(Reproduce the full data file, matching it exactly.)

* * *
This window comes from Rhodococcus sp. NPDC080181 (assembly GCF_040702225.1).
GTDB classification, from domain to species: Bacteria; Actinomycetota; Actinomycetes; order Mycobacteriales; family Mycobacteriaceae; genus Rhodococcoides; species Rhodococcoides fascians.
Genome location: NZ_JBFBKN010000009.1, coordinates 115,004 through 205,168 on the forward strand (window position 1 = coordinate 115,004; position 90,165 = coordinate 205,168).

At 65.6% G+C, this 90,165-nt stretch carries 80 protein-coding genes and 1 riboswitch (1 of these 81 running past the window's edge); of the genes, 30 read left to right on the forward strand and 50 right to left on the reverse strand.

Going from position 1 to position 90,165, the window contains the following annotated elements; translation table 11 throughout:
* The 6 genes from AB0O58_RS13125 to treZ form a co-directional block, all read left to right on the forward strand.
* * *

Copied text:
This window comes from Rhodococcus sp. NPDC080181 (assembly GCF_040702225.1).
GTDB classification, from domain to species: Bacteria; Actinomycetota; Actinomycetes; order Mycobacteriales; family Mycobacteriaceae; genus Rhodococcoides; species Rhodococcoides fascians.
Genome location: NZ_JBFBKN010000009.1, coordinates 115,004 through 205,168 on the forward strand (window position 1 = coordinate 115,004; position 90,165 = coordinate 205,168).

At 65.6% G+C, this 90,165-nt stretch carries 80 protein-coding genes and 1 riboswitch (1 of these 81 running past the window's edge); of the genes, 30 read left to right on the forward strand and 50 right to left on the reverse strand.

Going from position 1 to position 90,165, the window contains the following annotated elements; translation table 11 throughout:
* The 6 genes from AB0O58_RS13125 to treZ form a co-directional block, all read left to right on the forward strand.